(A 1989 cavecrawl with very few ratings and no member reviews on IFDB. Worth playing though, it’s fun! The Adventurers’ Museum - Details (ifdb.org))
Our favourite generic hero saves cultural heritage!
When I entered the first room in The Adventurers’ Museum , I almost breathed a sigh of relief. It was a breath of fresh air to learn that the quest at hand was to retrieve all the exhibits that were stolen from the museum by a thievish imp. Through the actions of my anonymous adventurer, I was going to help restore the historical artefacts of the Necromancer-wars to their rightful place, for the good of future generations of schoolchildren and curious adults. My sociopathic and cleptomaniac tendencies would serve a greater cause.
I’m only half joking here. Although the gameplay of The Adventurers’ Museum is the same as any old puzzle-&-looting romp, the task given to me by the old and wize curator of the museum had more importance, more weight than just treasure-taking to kill the Big Bad Bully at the end.
In his review for Baf’s Guide, David Welbourn says: “Want to play Zork I again for the nostalgia value, but you’ve already played that one so many times that it’s no longer a challenge? Try The Adventurers’ Museum.”
I haven’t played Zork yet, but I have read enough to know that if you are eaten by a Growl in the dark and if your treasure gets randomly stolen by a thieving imp, I might as well view this game as a rehearsal for when I do tackle Zork .
The technical side of this adventure is more than adequate. There are many synonyms for verbs and nouns. Trying “wrong” things usually gives a response either why you can’t do that or just lets you do them and see the funny consequences of your actions (plus it moves the game into unwinnable territory, but hey, save/restore right?)
There are several really oldschool features to this game, but it’s as if the author put them in out of respect for past tradition rather than to make gameplay harder.
There’s a limited lantern, but there’s also an unlimited light source lying right on your path. Your hero gets thirsty, but a river runs right through the cave. You feel hungry, but the curator gave you elvish waybread on your third turn into the game. The imp keeps stealing your stuff, but you can get him off your scent quite easily.
The only thing left that can be annoying to (modern) players is the inventory-juggling, but all that does is make you take a trip back to the museum now and then.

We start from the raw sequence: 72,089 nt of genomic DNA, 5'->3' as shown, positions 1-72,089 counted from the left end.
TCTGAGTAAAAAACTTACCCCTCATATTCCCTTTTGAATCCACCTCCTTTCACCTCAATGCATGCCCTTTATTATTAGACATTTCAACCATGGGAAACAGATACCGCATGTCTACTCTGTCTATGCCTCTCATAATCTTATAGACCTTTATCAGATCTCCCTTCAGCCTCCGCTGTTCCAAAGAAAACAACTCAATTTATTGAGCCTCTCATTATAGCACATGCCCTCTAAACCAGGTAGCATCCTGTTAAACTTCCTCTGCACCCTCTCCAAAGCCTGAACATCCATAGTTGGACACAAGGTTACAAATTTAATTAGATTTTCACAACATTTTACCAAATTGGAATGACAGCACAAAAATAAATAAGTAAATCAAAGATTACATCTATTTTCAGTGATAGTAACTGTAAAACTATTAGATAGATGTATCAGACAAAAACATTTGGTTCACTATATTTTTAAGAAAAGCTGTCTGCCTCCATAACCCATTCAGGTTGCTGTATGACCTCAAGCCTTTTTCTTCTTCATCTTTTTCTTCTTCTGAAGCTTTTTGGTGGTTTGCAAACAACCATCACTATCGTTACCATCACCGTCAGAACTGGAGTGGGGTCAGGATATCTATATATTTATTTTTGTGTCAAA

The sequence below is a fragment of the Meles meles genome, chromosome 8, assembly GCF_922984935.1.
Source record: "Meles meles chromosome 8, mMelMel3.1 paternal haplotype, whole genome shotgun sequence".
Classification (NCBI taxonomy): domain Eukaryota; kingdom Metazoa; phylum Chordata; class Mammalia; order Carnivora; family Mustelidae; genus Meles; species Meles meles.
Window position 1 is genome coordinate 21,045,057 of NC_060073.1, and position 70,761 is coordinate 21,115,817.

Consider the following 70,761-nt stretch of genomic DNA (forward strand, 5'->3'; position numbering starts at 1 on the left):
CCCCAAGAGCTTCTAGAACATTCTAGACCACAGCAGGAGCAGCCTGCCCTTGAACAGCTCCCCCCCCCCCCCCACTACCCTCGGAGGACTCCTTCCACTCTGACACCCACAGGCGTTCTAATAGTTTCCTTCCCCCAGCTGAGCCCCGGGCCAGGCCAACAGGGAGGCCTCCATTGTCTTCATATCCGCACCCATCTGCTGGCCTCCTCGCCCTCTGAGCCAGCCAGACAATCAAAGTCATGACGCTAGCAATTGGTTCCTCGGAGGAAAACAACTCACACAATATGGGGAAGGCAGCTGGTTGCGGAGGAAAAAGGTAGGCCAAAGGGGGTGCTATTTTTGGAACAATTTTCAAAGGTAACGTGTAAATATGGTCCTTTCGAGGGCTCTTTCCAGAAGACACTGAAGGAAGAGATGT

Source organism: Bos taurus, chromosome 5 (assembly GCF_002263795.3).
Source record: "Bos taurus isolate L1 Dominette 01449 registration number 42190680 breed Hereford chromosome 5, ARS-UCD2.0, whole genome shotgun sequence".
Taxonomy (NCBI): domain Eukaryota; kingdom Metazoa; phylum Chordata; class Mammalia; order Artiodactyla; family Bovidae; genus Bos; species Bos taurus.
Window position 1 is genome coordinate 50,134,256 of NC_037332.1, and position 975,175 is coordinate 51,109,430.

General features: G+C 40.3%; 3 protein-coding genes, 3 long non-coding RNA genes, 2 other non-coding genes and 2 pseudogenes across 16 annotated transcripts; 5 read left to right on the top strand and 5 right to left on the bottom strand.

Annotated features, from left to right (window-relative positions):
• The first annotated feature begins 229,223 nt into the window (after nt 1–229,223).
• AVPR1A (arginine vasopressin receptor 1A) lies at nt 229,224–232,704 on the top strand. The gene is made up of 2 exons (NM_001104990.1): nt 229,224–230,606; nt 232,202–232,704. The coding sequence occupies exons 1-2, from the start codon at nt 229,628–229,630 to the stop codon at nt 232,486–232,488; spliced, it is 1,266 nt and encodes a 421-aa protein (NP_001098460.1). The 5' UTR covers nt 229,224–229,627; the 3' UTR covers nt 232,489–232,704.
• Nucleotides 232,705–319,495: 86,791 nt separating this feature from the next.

It’s probably best to put any frustrations aside and do a few exploratory runthroughs of the cave without worrying about unwinnability or the order of puzzles, just until you get a feel for the place.
Coming back to the Zork -comparison: I have also read enough that I think The Adventurers’ Museum really has a special mood of its own. There is a very consistent, almost friendly fairytale-fantasy atmosphere throughout the entire game (except that one room…).
I found the layout and the feel of the map to be brilliant. The cramped cave-crawling of the cave entrance soon gives way to grand vistas of splendid underground halls, a fluorescent flower garden and subterranean pools. A nice big part of the map is accessible from the start, and already in this part the gamespace is layered in three dimensions, with sidepaths leading up and over other areas. Sometimes you get treated to an eagle-eye view of a lower area.
Puzzlewise, there is a wide variety. There’s attentive exploring and spelunking, some references to pop-culture, clever time/turn counting,… And yes, sometimes violence is the answer.
Some solutions do require a completely (to me) unmotivated action, and at least one object has a use that was completely unhinted. A bit of let’s-try-every-verb and see what happens. That was less fun…
The pacing of the game can be a bit tedious at first. Once you have explored the accessible map though, a nice interaction between puzzles solved, museum-objects in your inventory and bottlenecks opening sets a cascade in motion where you find tunnel after cavern after hall with treasure in rapid succession. Very rewarding.
Conversations are not implemented at all, so you only get to know the few NPCs by their actions and what they choose to say to you. I did find the old curator endearing. (And a bit intimidating. How can he get from his office to the top of the museum stairs to block your way so fast!?)
The Adventurers’ Museum may not be innovative or especially creative, but I had a great time playing it.